Constantinople was the political and cultural capital of the Byzantine empire, the most long-lived empire in the history of the western civilisation, from 330 to 1453, and also the seat of one of the five patriarchates and the site of many ecumenical and local councils.
This course will trace the development of the city, as well as momentous events that took place in it, from the time of Constantine I to its fall to the Ottoman Turks in 1453. Using contemporary texts and visual aids, the course will also examine the cultural, artistic and everyday life in the Byzantine capital from the fourth to the fifteenth century.
Term Starts: 2nd October
Week 1: Introduction to the topic - course requirements
Week 2: Topography - walls - water supply
Week 3: Public buildings in constantinople
Week 4: Palaces and monasteries in constantinople
Week 5: Churches in constantinople
Week 6: Everyday life in constantinople
Week 7: Constantinople seen through the eyes of the contemporaries
Week 8: Sieges of constantinople - the latin conquest of the city in 1204
Week 9: The fall of the city in 1453
Week 10: Class visit
J. Harris, Constantinople, Capital of Byzantium, Continuum, 2011
S. Runciman, The Fall of Constantinople, Canto, 1990
P. Hatlie, The Monks and Monasteries of Constantinople, ca. 350-850, CUP 2007
G. Young, Constantinople, Barnes and Noble, New York, 1992
M. Maclagen, The City of Constantinople, Thames and Hudson, 1968
Cyril Mango (ed.), The Oxford History of Byzantium, Oxford, 2002
If you are planning to purchase books, remember that courses with too few students enrolled will be cancelled. The Department accepts no responsibility for books bought in anticipation of a course.
If you have enrolled on a course starting in the autumn, you can become a borrowing member of the Rewley House library from 1st September. If you are enrolled on a course starting in other terms, you can become a borrowing member once the previous term has ended.
All weekly class students may become borrowing members of the Rewley House Continuing Education Library for the duration of their course. Prospective students whose courses have not yet started are welcome to use the Library for reference. More information can be found on the Library website.
There is a Guide for Weekly Class students which will give you further information.
Availability of titles on the reading list (below) can be checked on SOLO, the library catalogue.
Coursework is an integral part of all weekly classes and everyone enrolled will be expected to do coursework, but only those who have registered for credit will be awarded CATS points for completing work at the required standard. If you are enrolled on the Certificate of Higher Education you need to indicate this on the enrolment form but there is no additional registration fee.
If you do not register when you enrol, you have up until the course start date to do so.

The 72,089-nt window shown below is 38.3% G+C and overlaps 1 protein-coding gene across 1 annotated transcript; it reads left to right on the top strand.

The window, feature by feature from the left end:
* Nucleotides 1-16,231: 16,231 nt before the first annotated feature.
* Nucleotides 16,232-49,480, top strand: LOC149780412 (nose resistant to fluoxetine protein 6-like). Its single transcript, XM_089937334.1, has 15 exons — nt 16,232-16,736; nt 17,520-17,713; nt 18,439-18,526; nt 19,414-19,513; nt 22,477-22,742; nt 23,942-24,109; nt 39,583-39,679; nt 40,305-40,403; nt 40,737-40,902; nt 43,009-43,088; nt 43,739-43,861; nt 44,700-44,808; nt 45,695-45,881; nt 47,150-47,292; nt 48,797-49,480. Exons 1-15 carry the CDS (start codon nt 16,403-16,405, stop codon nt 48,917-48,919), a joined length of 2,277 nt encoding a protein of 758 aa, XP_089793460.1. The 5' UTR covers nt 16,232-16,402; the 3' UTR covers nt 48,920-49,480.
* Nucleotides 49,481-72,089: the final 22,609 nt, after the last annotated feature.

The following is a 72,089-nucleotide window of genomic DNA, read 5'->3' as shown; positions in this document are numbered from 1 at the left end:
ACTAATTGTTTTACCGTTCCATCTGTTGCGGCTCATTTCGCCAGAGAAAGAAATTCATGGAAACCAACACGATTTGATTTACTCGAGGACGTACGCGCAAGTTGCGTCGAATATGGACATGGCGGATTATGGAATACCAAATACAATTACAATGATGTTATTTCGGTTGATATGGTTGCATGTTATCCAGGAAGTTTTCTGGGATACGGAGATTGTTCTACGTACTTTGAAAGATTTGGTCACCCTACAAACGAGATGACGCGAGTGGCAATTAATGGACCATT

Course fee: £199.00
Take this couse for CATS points: £10.00
Dr Aphrodite Papayianni
Aphrodite Papayianni teaches at the University of London. She has a particular interest in the Byzantine-Western relations and has published articles in various topics of Byzantine History.
The course aims to enable students to develop a clear sense of the political, cultural and artistic importance of Byzantine Constantinople.
1. To provide an overview of events and developments in the Byzantine capital.
2. To offer an overview of the cultural life in Byzantine Constantinople.
3. To encourage an enquiring and analytical approach to various aspects of the history of Constantinople.
A range of teaching/learning methods will be employed, including lectures followed by discussion, and reading and interpreting documents.
By the end of the course students will be expected to:
1. Have gained knowledge and understanding of the themes, issues and debates within the study of the history of Byzantine Constantinople.
2. Have been introduced to critical vocabularies needed to facilitate the study of Byzantine History.
3. Have been able to think critically and independently about what they have read.
Essay or book review
Students must submit a completed Declaration of Authorship form at the end of term when submitting your final piece of work. CATS points cannot be awarded without the aforementioned form.
To earn credit (CATS points) for your course you will need to register and pay an additional £10 fee for each course you enrol on. You can do this by ticking the relevant box at the bottom of the enrolment form or when enrolling online.
Please use the 'Book' or 'Apply' button on this page. Alternatively, please complete an application form.
Level and demands
Most of the Department's weekly classes have 10 or 20 CATS points assigned to them. 10 CATS points at FHEQ Level 4 usually consist of ten 2-hour sessions. 20 CATS points at FHEQ Level 4 usually consist of twenty 2-hour sessions. It is expected that, for every 2 hours of tuition you are given, you will engage in eight hours of private study.
Terms and conditions
Terms and conditions for applicants and students on this course
Sources of funding
Information on financial support